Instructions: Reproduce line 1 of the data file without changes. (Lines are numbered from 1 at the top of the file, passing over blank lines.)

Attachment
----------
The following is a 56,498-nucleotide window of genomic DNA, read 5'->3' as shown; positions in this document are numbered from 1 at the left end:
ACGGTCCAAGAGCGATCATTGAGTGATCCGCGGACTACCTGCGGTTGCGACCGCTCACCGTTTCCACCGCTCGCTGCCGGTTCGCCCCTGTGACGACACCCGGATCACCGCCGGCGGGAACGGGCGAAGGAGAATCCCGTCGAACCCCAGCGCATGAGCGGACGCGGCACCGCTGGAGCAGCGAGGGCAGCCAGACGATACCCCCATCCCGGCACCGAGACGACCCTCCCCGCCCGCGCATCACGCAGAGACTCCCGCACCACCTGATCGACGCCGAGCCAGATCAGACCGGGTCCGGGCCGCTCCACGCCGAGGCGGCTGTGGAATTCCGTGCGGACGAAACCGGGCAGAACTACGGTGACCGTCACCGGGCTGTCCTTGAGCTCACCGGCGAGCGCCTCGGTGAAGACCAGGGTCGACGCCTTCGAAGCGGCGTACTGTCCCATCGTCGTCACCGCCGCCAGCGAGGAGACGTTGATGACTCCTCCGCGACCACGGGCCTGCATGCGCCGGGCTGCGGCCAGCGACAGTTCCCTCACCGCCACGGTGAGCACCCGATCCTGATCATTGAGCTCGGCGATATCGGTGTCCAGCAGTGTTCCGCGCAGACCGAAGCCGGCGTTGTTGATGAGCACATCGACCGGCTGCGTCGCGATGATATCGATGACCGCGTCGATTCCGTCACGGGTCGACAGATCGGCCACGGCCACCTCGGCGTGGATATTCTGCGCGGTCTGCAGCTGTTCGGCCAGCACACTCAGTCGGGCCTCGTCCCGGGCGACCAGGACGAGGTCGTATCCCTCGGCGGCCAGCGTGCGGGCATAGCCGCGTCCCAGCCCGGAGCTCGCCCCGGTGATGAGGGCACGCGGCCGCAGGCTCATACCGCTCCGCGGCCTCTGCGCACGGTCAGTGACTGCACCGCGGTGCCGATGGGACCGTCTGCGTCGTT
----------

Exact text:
The following is a 56,498-nucleotide window of genomic DNA, read 5'->3' as shown; positions in this document are numbered from 1 at the left end: